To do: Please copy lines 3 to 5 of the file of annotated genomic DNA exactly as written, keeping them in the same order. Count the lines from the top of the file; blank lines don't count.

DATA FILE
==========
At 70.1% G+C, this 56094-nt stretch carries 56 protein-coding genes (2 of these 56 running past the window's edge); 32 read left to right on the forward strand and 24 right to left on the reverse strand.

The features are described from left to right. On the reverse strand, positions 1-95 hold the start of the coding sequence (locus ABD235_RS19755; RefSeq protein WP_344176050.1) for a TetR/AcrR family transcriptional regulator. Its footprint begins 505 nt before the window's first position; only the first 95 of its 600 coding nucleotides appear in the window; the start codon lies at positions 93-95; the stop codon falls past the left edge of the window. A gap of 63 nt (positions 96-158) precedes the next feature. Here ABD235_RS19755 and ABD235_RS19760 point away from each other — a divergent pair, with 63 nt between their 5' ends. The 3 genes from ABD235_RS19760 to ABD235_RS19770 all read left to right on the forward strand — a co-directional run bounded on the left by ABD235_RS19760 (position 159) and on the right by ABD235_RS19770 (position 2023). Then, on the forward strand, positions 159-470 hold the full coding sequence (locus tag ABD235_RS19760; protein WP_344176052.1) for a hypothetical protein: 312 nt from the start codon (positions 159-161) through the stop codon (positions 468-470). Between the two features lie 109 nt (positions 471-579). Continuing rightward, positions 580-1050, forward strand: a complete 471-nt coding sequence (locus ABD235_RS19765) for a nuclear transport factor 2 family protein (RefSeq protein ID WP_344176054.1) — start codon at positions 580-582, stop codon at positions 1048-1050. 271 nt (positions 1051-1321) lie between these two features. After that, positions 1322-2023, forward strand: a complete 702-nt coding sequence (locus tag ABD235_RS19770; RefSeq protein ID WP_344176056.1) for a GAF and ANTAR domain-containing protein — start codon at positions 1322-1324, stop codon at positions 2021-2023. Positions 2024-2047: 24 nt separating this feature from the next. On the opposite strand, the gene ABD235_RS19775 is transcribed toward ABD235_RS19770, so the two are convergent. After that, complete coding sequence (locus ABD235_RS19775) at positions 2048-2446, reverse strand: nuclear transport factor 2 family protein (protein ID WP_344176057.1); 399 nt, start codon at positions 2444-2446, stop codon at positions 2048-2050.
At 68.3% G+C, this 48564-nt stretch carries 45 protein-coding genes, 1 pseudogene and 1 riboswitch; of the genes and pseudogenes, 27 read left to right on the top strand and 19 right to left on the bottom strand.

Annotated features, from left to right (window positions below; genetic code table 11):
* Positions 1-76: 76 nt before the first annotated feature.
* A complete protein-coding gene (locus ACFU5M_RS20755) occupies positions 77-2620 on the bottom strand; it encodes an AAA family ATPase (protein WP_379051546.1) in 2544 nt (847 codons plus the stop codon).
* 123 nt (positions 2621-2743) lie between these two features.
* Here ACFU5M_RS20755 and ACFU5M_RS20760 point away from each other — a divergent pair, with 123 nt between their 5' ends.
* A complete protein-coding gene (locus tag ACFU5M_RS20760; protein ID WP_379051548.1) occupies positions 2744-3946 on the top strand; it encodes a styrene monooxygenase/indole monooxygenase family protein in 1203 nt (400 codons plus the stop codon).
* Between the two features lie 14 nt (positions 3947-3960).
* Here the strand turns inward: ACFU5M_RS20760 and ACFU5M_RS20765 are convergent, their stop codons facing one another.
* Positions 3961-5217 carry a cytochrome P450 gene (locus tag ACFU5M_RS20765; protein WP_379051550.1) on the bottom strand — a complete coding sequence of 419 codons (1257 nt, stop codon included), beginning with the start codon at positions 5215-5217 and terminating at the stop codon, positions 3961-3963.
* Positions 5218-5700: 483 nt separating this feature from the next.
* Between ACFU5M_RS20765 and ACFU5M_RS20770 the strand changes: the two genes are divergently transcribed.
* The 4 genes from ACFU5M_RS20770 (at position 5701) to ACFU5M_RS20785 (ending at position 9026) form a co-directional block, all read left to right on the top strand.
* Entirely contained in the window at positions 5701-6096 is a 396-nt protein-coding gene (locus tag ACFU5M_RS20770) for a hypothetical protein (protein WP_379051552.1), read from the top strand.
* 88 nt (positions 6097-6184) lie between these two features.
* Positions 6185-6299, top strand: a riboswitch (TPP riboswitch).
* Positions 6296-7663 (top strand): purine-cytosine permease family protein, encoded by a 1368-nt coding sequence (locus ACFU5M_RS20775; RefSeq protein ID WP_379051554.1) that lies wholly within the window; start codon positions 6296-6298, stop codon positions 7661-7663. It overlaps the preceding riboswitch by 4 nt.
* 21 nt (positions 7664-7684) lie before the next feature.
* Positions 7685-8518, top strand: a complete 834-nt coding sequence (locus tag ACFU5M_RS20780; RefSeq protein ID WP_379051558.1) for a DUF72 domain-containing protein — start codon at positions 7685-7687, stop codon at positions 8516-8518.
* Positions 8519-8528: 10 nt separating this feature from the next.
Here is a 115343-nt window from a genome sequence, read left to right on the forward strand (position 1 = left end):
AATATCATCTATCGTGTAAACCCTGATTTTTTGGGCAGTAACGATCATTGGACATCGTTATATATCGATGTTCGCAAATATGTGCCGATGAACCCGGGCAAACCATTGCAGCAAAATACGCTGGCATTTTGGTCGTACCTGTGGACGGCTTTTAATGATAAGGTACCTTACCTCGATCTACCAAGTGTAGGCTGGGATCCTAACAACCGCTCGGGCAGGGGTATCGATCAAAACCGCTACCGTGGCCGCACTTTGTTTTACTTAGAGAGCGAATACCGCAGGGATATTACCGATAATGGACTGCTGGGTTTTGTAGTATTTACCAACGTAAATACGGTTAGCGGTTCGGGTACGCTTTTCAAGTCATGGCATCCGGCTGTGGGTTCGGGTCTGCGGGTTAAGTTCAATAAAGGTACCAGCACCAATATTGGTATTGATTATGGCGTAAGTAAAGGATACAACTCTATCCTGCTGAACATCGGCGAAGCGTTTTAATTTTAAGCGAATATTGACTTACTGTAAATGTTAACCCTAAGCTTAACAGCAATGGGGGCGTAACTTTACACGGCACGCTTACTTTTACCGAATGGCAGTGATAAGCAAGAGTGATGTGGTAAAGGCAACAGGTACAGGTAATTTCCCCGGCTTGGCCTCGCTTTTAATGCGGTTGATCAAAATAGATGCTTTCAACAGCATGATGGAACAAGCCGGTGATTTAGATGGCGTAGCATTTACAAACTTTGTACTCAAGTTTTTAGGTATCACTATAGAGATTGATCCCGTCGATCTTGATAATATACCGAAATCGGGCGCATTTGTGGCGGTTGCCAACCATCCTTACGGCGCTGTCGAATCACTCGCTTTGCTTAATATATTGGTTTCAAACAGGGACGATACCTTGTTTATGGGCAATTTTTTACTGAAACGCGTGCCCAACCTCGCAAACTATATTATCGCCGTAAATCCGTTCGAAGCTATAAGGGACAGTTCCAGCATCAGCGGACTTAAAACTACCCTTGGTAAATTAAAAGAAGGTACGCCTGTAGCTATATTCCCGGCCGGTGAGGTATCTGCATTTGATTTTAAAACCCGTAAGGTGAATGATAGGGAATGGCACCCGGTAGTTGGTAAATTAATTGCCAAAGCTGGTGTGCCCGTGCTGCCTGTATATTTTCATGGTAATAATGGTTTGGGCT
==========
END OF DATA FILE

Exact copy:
At 68.3% G+C, this 48564-nt stretch carries 45 protein-coding genes, 1 pseudogene and 1 riboswitch; of the genes and pseudogenes, 27 read left to right on the top strand and 19 right to left on the bottom strand.

Annotated features, from left to right (window positions below; genetic code table 11):
* Positions 1-76: 76 nt before the first annotated feature.